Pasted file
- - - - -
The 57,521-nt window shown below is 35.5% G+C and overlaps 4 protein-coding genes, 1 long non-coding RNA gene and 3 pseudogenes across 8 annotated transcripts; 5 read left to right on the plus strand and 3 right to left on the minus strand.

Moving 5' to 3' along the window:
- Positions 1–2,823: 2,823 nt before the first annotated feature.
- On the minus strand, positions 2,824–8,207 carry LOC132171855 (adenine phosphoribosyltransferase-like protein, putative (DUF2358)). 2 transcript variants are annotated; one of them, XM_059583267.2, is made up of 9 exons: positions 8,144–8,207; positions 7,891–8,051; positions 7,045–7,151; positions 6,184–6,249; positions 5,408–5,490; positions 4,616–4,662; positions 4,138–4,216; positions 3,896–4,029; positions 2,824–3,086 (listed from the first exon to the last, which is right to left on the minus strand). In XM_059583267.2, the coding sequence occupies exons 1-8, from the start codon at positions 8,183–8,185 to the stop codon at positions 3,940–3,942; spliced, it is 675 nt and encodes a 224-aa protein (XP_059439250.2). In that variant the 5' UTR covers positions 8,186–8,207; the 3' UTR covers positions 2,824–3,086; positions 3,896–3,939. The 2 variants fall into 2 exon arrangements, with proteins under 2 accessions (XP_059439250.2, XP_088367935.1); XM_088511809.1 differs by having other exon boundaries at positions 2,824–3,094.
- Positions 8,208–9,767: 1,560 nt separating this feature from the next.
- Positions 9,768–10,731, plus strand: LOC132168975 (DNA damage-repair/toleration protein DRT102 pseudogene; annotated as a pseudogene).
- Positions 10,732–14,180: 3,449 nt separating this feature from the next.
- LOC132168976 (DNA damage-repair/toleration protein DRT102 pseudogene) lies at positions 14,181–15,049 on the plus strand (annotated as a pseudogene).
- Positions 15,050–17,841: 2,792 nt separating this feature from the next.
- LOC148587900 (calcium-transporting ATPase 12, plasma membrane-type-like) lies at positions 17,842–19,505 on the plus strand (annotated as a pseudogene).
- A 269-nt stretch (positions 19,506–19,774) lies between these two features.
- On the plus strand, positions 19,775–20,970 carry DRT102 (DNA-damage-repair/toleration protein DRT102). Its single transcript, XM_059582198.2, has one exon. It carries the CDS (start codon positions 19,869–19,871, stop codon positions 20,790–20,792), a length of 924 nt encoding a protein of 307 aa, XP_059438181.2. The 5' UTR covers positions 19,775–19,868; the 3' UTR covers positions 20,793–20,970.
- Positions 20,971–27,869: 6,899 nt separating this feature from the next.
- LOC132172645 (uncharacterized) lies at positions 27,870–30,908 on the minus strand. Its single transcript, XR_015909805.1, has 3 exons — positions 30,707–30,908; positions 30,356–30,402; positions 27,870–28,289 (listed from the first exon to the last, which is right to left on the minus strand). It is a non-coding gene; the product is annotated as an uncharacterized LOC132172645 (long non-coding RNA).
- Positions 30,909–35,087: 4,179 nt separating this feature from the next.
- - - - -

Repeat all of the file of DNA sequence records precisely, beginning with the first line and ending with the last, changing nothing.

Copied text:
The 57,521-nt window shown below is 35.5% G+C and overlaps 4 protein-coding genes, 1 long non-coding RNA gene and 3 pseudogenes across 8 annotated transcripts; 5 read left to right on the plus strand and 3 right to left on the minus strand.

Moving 5' to 3' along the window:
- Positions 1–2,823: 2,823 nt before the first annotated feature.
- On the minus strand, positions 2,824–8,207 carry LOC132171855 (adenine phosphoribosyltransferase-like protein, putative (DUF2358)). 2 transcript variants are annotated; one of them, XM_059583267.2, is made up of 9 exons: positions 8,144–8,207; positions 7,891–8,051; positions 7,045–7,151; positions 6,184–6,249; positions 5,408–5,490; positions 4,616–4,662; positions 4,138–4,216; positions 3,896–4,029; positions 2,824–3,086 (listed from the first exon to the last, which is right to left on the minus strand). In XM_059583267.2, the coding sequence occupies exons 1-8, from the start codon at positions 8,183–8,185 to the stop codon at positions 3,940–3,942; spliced, it is 675 nt and encodes a 224-aa protein (XP_059439250.2). In that variant the 5' UTR covers positions 8,186–8,207; the 3' UTR covers positions 2,824–3,086; positions 3,896–3,939. The 2 variants fall into 2 exon arrangements, with proteins under 2 accessions (XP_059439250.2, XP_088367935.1); XM_088511809.1 differs by having other exon boundaries at positions 2,824–3,094.
- Positions 8,208–9,767: 1,560 nt separating this feature from the next.
- Positions 9,768–10,731, plus strand: LOC132168975 (DNA damage-repair/toleration protein DRT102 pseudogene; annotated as a pseudogene).
- Positions 10,732–14,180: 3,449 nt separating this feature from the next.
- LOC132168976 (DNA damage-repair/toleration protein DRT102 pseudogene) lies at positions 14,181–15,049 on the plus strand (annotated as a pseudogene).
- Positions 15,050–17,841: 2,792 nt separating this feature from the next.
- LOC148587900 (calcium-transporting ATPase 12, plasma membrane-type-like) lies at positions 17,842–19,505 on the plus strand (annotated as a pseudogene).
- A 269-nt stretch (positions 19,506–19,774) lies between these two features.
- On the plus strand, positions 19,775–20,970 carry DRT102 (DNA-damage-repair/toleration protein DRT102). Its single transcript, XM_059582198.2, has one exon. It carries the CDS (start codon positions 19,869–19,871, stop codon positions 20,790–20,792), a length of 924 nt encoding a protein of 307 aa, XP_059438181.2. The 5' UTR covers positions 19,775–19,868; the 3' UTR covers positions 20,793–20,970.
- Positions 20,971–27,869: 6,899 nt separating this feature from the next.
- LOC132172645 (uncharacterized) lies at positions 27,870–30,908 on the minus strand. Its single transcript, XR_015909805.1, has 3 exons — positions 30,707–30,908; positions 30,356–30,402; positions 27,870–28,289 (listed from the first exon to the last, which is right to left on the minus strand). It is a non-coding gene; the product is annotated as an uncharacterized LOC132172645 (long non-coding RNA).
- Positions 30,909–35,087: 4,179 nt separating this feature from the next.